Word's tallest wood building

Word’s tallest wood building has 53 metres

Less than 70 days were needed before the wood structure was completed. The word’s tallest wood building has been completed for UBC’s Brock Commons student residence in Canada.

The world’s tallest wood building has 18 storeys (53 metres, or about 174 feet) and it is located in British Columbia (Canada).

Jim Carr, Canada’s Minister of Natural Resources, said:

“This remarkable building, the first of its kind in the world, is another shining example of Canadian ingenuity and innovation, an apt demonstration of how Canada’s forest industry is finding new opportunities through technology and innovation — opening up a world of possibilities for our forest and construction industries”

It is worth to underline that Brock Commons is the first mass wood, steel and concrete hybrid project taller than 14 storeys in the world. The building has 17 storeys of cross-laminated-timber floors supported on glue-laminated wood columns.

Now after the building construction is finished, working teams will focus on interior elements, with completion expected in early May 2017, i.e. 4 months faster than a typical project. In addition, it is expected that the building will welcome more than 400 students in September 2017.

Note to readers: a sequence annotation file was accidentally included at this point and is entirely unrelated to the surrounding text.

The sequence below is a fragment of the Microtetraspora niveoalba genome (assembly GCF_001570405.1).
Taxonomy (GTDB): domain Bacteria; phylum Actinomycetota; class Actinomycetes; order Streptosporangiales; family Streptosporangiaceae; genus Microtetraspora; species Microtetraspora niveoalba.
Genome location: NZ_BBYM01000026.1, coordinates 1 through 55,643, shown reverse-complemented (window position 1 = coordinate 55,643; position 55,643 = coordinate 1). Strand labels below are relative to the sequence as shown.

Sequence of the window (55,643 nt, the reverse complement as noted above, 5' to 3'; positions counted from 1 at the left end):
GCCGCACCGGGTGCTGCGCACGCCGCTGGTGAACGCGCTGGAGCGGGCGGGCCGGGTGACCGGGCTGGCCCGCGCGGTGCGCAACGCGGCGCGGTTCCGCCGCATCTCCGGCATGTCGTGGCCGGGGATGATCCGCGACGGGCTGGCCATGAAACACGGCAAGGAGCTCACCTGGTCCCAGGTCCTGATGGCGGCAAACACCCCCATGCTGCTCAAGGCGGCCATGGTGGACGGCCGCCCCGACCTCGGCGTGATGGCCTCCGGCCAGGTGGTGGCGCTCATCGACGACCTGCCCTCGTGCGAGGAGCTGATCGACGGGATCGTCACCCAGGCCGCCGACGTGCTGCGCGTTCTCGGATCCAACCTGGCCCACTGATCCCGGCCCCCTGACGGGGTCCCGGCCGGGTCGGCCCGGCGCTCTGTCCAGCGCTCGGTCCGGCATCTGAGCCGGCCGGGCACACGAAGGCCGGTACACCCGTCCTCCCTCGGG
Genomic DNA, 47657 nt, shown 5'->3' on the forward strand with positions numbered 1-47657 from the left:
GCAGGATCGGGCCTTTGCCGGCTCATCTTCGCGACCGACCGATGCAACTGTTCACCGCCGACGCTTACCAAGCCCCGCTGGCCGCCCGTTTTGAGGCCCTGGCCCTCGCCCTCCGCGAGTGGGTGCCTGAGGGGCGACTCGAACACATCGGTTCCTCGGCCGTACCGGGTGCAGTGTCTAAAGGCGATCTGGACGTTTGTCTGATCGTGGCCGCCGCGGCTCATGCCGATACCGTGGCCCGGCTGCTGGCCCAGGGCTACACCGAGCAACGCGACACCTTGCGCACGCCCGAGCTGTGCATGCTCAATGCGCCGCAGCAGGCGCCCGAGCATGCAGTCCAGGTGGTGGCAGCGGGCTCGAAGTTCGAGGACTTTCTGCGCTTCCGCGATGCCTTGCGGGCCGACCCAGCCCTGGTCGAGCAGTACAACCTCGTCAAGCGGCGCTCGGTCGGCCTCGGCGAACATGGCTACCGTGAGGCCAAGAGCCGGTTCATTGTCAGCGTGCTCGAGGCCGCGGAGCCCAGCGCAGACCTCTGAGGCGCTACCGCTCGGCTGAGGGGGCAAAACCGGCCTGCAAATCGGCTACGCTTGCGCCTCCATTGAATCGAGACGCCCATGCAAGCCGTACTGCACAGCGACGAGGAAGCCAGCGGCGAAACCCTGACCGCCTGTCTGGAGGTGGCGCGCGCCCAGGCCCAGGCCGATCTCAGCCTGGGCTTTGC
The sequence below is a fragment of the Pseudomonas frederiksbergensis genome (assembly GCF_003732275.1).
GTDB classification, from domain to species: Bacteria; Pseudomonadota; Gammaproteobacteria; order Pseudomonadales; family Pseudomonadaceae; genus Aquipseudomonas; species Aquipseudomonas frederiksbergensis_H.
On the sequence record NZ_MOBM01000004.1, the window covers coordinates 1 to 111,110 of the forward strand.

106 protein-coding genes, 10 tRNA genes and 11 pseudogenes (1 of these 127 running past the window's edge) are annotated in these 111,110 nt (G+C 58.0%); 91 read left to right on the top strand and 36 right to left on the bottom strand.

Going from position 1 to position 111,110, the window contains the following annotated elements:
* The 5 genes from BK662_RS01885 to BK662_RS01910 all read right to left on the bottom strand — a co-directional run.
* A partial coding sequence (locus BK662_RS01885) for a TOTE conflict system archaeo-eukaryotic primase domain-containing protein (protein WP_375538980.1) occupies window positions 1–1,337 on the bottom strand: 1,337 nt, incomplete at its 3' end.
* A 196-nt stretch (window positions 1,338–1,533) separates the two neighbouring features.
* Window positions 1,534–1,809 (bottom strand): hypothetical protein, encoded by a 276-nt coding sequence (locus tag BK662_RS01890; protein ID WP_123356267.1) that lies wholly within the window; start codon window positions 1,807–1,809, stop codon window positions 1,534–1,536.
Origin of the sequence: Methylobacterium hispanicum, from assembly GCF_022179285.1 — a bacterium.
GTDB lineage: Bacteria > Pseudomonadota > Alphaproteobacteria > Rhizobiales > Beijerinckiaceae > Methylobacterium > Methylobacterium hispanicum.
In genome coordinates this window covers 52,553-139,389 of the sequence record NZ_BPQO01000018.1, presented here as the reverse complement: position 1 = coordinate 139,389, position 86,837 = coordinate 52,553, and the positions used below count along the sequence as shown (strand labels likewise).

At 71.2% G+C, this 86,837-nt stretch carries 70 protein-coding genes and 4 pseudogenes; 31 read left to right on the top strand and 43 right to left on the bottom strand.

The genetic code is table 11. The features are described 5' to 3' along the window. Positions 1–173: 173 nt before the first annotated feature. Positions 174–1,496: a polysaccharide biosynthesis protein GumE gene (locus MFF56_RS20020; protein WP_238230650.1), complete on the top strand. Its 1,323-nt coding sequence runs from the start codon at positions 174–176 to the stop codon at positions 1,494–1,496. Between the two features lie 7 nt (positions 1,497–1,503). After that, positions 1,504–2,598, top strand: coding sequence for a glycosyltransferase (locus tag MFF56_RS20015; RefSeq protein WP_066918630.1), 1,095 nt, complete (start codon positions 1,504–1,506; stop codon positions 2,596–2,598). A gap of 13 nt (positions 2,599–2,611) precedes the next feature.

Word's tallest wood building
UBC Brock Commons Phase 1
 Construction Begins. Photo credit: ACTON OSTRY Architects Inc.

Steve Thomson, Minister of Forests, Lands and Natural Resource Operations, added:

“Brock Commons is living proof that advanced wood products are a terrific material to build with and support efficient assembly. It also showcases new applications for B.C. lumber, leading to new job opportunities in B.C.’s forest industry”

Regardging project costs, Word’s tallest wood building is expected to cost approximately $51.5 million, with $47.07 million financed by UBC. The rest of the funding was received from Natural Resources Canada ($2.34 million), the Province of B.C. ($1.65 million), and the Binational Softwood Lumber Council ($467,000).

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